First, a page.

Charts tell tales of mystery and excitement. But to the illiterate, it all appears nonsensical, jibberish. One must be schooled in the dark arts of Technical Analysis to grasp the meaning and enjoy the adventure. Below I share the story of Microsoft from June 2019 through today.
Chapter One: Slumber (6/19 – 10/19)
Once upon a time, Microsoft was a sleepy, slow-moving tech stock. For months it meandered, content with its price. Its envy was in check, its jealousy nonexistent. It cared little that Apple was taking over the world, and its stock price was ripping. For Mister Softee had found equilibrium.
Then, a nudge occurred. The earnings fairy arrived with magic juice.
Chapter Two: Departure (10/19 – 1/20)
Slowly but surely, MSFT started to rise. Equilibrium turned to disequilibrium. Demand grew tall, supply short. Suddenly the game was afoot. Prices departed their home on the range in search of a new balance beckoning from higher levels. At first, caution ruled above all. Each step was wary. Rumors of roaming bears from the South were whispered in passing from fellow travelers.
Chapter Three: Flight (1/20 – Now)
As days turned to weeks and weeks into months, Microsoft’s caution eventually gave way to confidence. Not a single scent of bear floated by his well-trained nose, nor a single sighting. With boldness behind him, Mister Softee’s pace quickened. His walk turned a skip.
Then, another nudge arrived. Only this was more heavy-handed than the last. The earnings fairy laced his magic juice with optimism and visions of grandeur. Mister Softee downed the bottle and took flight like a bat out of Hell.
This is a neverending story! It goes on and on and on. But I didn’t bring you this far for an unsatisfying conclusion. Allow me to share how I think the story goes from here.
Microsoft Trade Ideas
Microsoft is overbought. Of that, there is no doubt. My favorite metric for measuring this is a custom one that measures how far a stock has deviated from its 50-day moving average. If you ask me kindly in the Cash Flow Club I’m teaching on Thursday, then I’ll share it with you.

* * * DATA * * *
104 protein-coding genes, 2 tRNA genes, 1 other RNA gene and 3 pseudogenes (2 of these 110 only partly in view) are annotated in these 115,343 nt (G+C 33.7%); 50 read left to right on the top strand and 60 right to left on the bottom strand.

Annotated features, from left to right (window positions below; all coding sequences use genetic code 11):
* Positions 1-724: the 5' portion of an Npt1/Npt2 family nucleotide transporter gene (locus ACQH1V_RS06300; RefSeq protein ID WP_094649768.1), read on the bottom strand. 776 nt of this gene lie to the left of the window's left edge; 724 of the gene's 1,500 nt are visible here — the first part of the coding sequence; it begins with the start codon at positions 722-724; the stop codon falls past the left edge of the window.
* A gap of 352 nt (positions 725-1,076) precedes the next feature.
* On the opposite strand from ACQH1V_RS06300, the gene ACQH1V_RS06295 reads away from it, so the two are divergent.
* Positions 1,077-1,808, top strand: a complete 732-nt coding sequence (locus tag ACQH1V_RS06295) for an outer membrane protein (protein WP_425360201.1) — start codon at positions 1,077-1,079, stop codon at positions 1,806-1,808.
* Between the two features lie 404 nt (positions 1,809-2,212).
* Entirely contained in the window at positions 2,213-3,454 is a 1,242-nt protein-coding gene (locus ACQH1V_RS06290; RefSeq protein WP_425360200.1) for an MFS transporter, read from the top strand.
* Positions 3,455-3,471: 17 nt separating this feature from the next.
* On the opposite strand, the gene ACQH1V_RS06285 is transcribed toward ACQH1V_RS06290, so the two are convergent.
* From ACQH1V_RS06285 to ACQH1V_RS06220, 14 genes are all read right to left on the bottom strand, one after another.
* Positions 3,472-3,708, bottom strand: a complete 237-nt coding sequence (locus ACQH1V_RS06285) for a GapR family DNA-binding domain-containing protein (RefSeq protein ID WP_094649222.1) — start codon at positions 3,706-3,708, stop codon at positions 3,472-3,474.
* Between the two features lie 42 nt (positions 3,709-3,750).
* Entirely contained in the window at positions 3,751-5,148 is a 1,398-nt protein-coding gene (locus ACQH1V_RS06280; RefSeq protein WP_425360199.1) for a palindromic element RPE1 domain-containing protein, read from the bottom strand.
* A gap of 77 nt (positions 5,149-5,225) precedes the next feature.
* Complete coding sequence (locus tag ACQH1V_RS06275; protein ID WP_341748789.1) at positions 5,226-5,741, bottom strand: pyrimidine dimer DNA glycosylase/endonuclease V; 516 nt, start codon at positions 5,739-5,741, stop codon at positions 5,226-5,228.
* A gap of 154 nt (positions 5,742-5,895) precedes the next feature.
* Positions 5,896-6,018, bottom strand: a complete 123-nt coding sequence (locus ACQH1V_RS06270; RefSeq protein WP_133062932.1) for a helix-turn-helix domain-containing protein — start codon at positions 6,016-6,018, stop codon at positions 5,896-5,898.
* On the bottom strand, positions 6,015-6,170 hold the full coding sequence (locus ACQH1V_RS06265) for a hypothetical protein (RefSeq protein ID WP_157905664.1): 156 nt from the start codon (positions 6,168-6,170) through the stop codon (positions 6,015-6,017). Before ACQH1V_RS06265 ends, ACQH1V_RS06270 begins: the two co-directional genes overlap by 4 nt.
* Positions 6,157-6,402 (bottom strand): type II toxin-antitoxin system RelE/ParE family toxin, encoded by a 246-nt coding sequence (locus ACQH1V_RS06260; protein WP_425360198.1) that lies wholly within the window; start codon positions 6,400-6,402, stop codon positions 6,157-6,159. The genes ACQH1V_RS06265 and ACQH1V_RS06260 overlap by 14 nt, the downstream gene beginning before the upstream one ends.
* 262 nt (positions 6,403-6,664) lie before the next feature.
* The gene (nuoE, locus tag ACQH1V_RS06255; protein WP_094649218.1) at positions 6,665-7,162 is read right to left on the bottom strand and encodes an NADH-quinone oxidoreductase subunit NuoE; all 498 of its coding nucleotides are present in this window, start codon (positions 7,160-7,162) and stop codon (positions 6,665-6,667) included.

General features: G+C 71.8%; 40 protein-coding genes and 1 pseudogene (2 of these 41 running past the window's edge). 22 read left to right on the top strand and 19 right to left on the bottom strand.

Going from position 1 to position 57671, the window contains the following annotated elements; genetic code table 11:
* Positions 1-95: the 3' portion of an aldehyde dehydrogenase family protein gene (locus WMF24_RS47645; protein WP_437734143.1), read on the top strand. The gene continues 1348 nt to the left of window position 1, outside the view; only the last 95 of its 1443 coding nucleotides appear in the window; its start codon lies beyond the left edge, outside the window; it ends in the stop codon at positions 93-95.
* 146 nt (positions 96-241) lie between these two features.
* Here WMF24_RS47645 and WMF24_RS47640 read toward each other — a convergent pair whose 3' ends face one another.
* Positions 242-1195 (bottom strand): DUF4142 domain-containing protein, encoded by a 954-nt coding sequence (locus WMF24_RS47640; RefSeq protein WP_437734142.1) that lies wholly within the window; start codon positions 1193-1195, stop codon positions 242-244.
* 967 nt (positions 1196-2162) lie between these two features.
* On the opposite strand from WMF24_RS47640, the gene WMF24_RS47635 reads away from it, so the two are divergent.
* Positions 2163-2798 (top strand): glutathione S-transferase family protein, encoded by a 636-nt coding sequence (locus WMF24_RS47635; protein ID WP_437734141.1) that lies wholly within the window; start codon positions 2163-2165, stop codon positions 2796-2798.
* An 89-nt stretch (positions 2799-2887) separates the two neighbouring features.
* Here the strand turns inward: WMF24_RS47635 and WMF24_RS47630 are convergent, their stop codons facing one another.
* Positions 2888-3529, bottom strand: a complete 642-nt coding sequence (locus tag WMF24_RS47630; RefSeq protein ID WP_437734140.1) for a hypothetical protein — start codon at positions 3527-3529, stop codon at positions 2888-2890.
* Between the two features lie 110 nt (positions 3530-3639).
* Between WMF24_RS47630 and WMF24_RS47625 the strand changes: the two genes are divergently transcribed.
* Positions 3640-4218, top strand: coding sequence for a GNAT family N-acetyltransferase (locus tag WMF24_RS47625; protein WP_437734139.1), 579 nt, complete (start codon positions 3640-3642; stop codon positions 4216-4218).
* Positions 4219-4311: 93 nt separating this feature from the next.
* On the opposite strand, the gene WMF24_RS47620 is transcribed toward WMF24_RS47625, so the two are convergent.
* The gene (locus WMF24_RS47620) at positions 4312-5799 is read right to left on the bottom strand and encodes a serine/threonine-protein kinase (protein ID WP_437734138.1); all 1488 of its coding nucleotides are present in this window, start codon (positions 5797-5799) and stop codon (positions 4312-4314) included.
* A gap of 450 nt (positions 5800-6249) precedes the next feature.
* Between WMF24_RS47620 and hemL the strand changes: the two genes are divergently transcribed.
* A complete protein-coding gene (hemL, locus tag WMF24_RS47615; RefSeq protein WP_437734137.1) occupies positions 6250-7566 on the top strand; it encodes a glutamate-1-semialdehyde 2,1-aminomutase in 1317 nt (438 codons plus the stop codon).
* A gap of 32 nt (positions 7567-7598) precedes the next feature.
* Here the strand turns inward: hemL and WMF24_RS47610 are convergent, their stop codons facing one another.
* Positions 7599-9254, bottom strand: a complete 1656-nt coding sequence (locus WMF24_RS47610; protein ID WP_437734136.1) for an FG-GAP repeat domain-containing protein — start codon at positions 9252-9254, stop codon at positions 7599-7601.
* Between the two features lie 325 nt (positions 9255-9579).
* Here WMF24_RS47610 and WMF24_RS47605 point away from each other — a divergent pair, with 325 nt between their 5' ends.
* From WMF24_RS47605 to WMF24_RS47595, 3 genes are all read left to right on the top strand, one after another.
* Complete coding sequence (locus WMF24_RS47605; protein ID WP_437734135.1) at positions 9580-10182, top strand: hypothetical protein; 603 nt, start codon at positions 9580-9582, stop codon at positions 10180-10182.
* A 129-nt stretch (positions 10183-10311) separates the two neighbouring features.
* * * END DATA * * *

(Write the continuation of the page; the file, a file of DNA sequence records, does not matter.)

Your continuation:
At yesterday’s high MSFT was 15% above its 50-day, which is a height not reached for over three years. Historically when it gets this extended, the stock usually pauses or pulls back for a few weeks.
Additionally, implied volatility is booming with a rank of 100%. That means options are more expensive than they’ve been all year long. I want to be a seller.
As I see it, you have three choices.
One: Plug your nose and sell bull puts. Pray a large pullback doesn’t develop, and momentum continues. I don’t like this one myself. It feels like we’re chasing.
Two: Be a contrarian, don your top picking hat, and sell bear call spreads. I suspect many traders will feel icky betting against such a powerful trend.
Third: Sell an iron condor betting MSFT will settle into a range over the next few weeks, and implied volatility will retreat. This, to me, is the most interesting option.
Tackle Trading LLC (“Tackle Trading”) is providing this website and any related materials, including newsletters, blog posts, videos, social media postings and any other communications (collectively, the “Materials”) on an “as-is” basis. This means that although Tackle Trading strives to make the information accurate, thorough and current, neither Tackle Trading nor the author(s) of the Materials or the moderators guarantee or warrant the Materials or accept liability for any damage, loss or expense arising from the use of the Materials, whether based in tort, contract, or otherwise. Tackle Trading is providing the Materials for educational purposes only. We are not providing legal, accounting, or financial advisory services, and this is not a solicitation or recommendation to buy or sell any stocks, options, or other financial instruments or investments. Examples that address specific assets, stocks, options or other financial instrument transactions are for illustrative purposes only and are not intended to represent specific trades or transactions that we have conducted. In fact, for the purpose of illustration, we may use examples that are different from or contrary to transactions we have conducted or positions we hold. Furthermore, this website and any information or training herein are not intended as a solicitation for any future relationship, business or otherwise, between the users and the moderators. No express or implied warranties are being made with respect to these services and products. By using the Materials, each user agrees to indemnify and hold Tackle Trading harmless from all losses, expenses and costs, including reasonable attorneys’ fees, arising out of or resulting from user’s use of the Materials. In no event shall Tackle Trading or the author(s) or moderators be liable for any direct, special, consequential or incidental damages arising out of or related to the Materials. If this limitation on damages is not enforceable in some states, the total amount of Tackle Trading’s liability to the user or others shall not exceed the amount paid by the user for such Materials.
All investing and trading in the securities market involves a high degree of risk. Any decisions to place trades in the financial markets, including trading in stocks, options or other financial instruments, is a personal decision that should only be made after conducting thorough independent research, including a personal risk and financial assessment, and prior consultation with the user’s investment, legal, tax and accounting advisers, to determine whether such trading or investment is appropriate for that user.